German nationalist who saw the light
Ernst Kantorowicz: A Life By Robert E Lerner Princeton University Press, £29.95 Reviewed by Stoddard Martin
ERNST KANTOROWICZ was the grandson of a merchant who sold home-made brew in the markets of Posen and became a distiller on a large scale, whose children inherited a major world trade in schnapps, liqueurs, cheap wine and fruit juice. Ernst grew up amid wealth and privilege. He went to a top school, which few other Jews attended. He spoke no Yiddish and thought of himself as German first, Jew only by derivation.
He was cultured, handsome, “taut and erect”. In the First World War, he won an Iron Cross on the western front and an Iron Crescent for service in Turkey. In the post-war turmoil, he stood with the Freikorps against Marxists in Munich.
Attractive to men as to women, he gravitated towards the high-minded, homoerotic, nationalist circle around cult-poet Stefan George. At Heidelberg University, where a pre-antisemitic Josef Goebbels simultaneously stud-
ied, he learned to write history concentrated on the idea of the “great man”.
To eschew scholarly apparatus and emphasise the Gestalt was a route to popularity in an era devoted to “genius”. Kantorowicz’s 1927 biography of Holy Roman Emperor Frederick II became emblematic in a genre that also included Friedrich Gundolf’s Goethe, Emil Ludwig’s Napoleon, Leon Feuchtwanger’s Jude Süss and Stefan Zweig’s Fouché. Such books sat on the tables of Goering and Himmler, despite being written by Jews. Elitist, masculinist, transgressive fascinations were not exclusive to brownshirts in the Weimar mêlée.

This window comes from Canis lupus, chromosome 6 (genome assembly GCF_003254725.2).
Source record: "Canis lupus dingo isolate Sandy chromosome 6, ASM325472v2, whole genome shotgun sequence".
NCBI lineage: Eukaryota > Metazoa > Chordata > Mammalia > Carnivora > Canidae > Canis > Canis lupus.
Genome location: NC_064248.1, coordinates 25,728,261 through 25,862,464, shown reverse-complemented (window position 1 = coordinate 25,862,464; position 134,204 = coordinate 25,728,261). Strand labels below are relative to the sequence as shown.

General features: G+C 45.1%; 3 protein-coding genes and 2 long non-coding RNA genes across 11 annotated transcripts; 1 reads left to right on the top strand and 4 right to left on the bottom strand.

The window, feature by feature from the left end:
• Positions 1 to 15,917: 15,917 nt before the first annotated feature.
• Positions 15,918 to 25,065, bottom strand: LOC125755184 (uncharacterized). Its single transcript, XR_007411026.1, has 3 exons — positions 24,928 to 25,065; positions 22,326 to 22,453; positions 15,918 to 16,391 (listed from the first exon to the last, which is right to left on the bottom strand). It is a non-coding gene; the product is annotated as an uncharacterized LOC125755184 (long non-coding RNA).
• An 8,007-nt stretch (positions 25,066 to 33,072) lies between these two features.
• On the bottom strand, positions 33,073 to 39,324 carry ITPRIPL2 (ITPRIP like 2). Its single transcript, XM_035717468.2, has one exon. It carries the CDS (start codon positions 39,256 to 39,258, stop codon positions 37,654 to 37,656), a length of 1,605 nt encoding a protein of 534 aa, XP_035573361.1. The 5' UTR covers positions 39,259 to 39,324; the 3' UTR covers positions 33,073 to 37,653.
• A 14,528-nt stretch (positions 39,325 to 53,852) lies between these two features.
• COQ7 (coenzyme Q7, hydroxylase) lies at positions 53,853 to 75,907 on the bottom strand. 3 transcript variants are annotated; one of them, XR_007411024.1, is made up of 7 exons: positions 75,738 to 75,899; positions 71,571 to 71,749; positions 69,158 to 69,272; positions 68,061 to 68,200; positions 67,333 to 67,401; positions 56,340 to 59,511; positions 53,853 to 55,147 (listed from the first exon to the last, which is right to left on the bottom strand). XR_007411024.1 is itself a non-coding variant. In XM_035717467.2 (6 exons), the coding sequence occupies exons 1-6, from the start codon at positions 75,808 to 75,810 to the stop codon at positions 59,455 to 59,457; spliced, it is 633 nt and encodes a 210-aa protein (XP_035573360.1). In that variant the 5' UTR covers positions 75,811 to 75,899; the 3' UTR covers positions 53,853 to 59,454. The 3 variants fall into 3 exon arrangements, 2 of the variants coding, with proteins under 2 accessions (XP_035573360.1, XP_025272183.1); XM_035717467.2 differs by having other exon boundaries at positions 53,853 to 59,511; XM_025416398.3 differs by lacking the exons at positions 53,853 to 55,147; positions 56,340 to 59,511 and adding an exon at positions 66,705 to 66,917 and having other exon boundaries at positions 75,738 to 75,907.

Kantorowicz, like others, would come to regret enthusiasms with which he had made his name. In 1932, he was appointed professor at Frankfurt, but the Nazi rise to power moved him soon to apply for emeritus status.
German legal punctilio granted him a full-salary pension, though he had been in place only a year. For six months, he took a non-paying fellowship at Oxford, where he forged an intimate, helpful friendship with the classicist wit Maurice Bowra.
Kantorowicz attempted life as an independent scholar in Berlin but, in 1938, took flight to America and landed a trial lectureship at Berkeley. After vicissitudes, he gained a tenured position; yet happy days in “the land of lotus-eaters” did not last. Bigots of the McCarthy era, looking for “reds under the bed”, found émigrés suspect.
In 1949, Kantorowicz refused to sign a loyalty oath. His anti-Marxist prehistory in Germany could not save his job, but influential friends helped him to achieve a “fall upwards”, as a Fellow in Advanced Studies at Princeton.
Robert Lerner’s biography is a detailed account of this journey and its context. A labour of love, it was inspired by youthful sightings of the charismatic Kantorowicz of mature years in full dandy-intellectual mode. Kantorowicz had by then long moved on from fascist-fascinating subjects and pacey prose without footnotes.
Religious matters had interested him since early research for Kaiser Friedrich der Zweite, and his principal later works were The King’s Two Bodies and Laudes Regiae, based on
legal and liturgical sources.
Lerner’s admirable study suggests that our understanding of the mind of the 20th century might be enriched by looking back at Kantorowicz’s brilliant, if recondite scholarship, alongside this tribute to its author.
The book is a labour of love inspired by youthful sightings of its charismatic subject
Ernst Kantorowicz in Copenhagen, summer 1925